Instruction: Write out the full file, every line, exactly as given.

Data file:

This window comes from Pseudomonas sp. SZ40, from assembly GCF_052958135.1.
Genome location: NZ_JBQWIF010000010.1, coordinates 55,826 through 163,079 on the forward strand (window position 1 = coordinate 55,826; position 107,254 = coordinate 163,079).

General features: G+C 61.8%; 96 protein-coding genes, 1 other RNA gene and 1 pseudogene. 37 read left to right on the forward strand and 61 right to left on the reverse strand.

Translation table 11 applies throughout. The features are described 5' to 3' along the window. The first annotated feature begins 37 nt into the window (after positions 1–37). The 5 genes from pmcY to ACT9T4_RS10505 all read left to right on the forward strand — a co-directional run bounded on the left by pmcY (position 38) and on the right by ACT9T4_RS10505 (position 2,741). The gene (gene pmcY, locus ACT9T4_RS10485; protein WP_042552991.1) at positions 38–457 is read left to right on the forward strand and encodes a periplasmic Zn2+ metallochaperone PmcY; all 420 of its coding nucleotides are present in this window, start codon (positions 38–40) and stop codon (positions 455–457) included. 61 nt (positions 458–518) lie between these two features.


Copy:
This window comes from Pseudomonas sp. SZ40, from assembly GCF_052958135.1.
Genome location: NZ_JBQWIF010000010.1, coordinates 55,826 through 163,079 on the forward strand (window position 1 = coordinate 55,826; position 107,254 = coordinate 163,079).

General features: G+C 61.8%; 96 protein-coding genes, 1 other RNA gene and 1 pseudogene. 37 read left to right on the forward strand and 61 right to left on the reverse strand.

Translation table 11 applies throughout. The features are described 5' to 3' along the window. The first annotated feature begins 37 nt into the window (after positions 1–37). The 5 genes from pmcY to ACT9T4_RS10505 all read left to right on the forward strand — a co-directional run bounded on the left by pmcY (position 38) and on the right by ACT9T4_RS10505 (position 2,741). The gene (gene pmcY, locus ACT9T4_RS10485; protein WP_042552991.1) at positions 38–457 is read left to right on the forward strand and encodes a periplasmic Zn2+ metallochaperone PmcY; all 420 of its coding nucleotides are present in this window, start codon (positions 38–40) and stop codon (positions 455–457) included. 61 nt (positions 458–518) lie between these two features.